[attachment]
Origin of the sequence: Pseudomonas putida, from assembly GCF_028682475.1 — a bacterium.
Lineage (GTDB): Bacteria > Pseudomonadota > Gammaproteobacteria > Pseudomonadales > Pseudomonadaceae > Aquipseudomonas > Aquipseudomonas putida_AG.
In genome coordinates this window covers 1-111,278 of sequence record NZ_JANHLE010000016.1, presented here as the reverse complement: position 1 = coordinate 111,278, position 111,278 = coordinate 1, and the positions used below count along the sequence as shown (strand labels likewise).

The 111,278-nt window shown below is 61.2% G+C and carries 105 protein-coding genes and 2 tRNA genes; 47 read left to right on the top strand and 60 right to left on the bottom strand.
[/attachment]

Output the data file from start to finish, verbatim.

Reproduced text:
Origin of the sequence: Pseudomonas putida, from assembly GCF_028682475.1 — a bacterium.
Lineage (GTDB): Bacteria > Pseudomonadota > Gammaproteobacteria > Pseudomonadales > Pseudomonadaceae > Aquipseudomonas > Aquipseudomonas putida_AG.
In genome coordinates this window covers 1-111,278 of sequence record NZ_JANHLE010000016.1, presented here as the reverse complement: position 1 = coordinate 111,278, position 111,278 = coordinate 1, and the positions used below count along the sequence as shown (strand labels likewise).

The 111,278-nt window shown below is 61.2% G+C and carries 105 protein-coding genes and 2 tRNA genes; 47 read left to right on the top strand and 60 right to left on the bottom strand.